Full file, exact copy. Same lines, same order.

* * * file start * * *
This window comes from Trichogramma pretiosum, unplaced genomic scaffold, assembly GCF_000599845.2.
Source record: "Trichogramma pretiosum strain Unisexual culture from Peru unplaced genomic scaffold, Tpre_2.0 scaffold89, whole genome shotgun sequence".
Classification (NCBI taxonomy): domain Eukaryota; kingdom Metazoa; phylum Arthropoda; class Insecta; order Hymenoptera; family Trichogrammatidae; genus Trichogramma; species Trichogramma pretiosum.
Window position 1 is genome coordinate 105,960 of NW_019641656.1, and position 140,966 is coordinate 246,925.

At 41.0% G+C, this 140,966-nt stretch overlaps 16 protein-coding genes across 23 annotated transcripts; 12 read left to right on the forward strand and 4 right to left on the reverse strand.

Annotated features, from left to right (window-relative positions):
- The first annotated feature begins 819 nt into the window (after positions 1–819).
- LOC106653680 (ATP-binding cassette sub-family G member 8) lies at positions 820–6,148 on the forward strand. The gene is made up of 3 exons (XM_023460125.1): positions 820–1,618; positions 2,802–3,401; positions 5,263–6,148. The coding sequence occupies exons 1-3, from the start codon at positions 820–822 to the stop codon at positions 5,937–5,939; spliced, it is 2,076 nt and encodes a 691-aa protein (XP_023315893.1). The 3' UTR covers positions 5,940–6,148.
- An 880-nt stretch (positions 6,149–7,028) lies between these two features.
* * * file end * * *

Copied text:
This window comes from Trichogramma pretiosum, unplaced genomic scaffold, assembly GCF_000599845.2.
Source record: "Trichogramma pretiosum strain Unisexual culture from Peru unplaced genomic scaffold, Tpre_2.0 scaffold89, whole genome shotgun sequence".
Classification (NCBI taxonomy): domain Eukaryota; kingdom Metazoa; phylum Arthropoda; class Insecta; order Hymenoptera; family Trichogrammatidae; genus Trichogramma; species Trichogramma pretiosum.
Window position 1 is genome coordinate 105,960 of NW_019641656.1, and position 140,966 is coordinate 246,925.

At 41.0% G+C, this 140,966-nt stretch overlaps 16 protein-coding genes across 23 annotated transcripts; 12 read left to right on the forward strand and 4 right to left on the reverse strand.

Annotated features, from left to right (window-relative positions):
- The first annotated feature begins 819 nt into the window (after positions 1–819).
- LOC106653680 (ATP-binding cassette sub-family G member 8) lies at positions 820–6,148 on the forward strand. The gene is made up of 3 exons (XM_023460125.1): positions 820–1,618; positions 2,802–3,401; positions 5,263–6,148. The coding sequence occupies exons 1-3, from the start codon at positions 820–822 to the stop codon at positions 5,937–5,939; spliced, it is 2,076 nt and encodes a 691-aa protein (XP_023315893.1). The 3' UTR covers positions 5,940–6,148.
- An 880-nt stretch (positions 6,149–7,028) lies between these two features.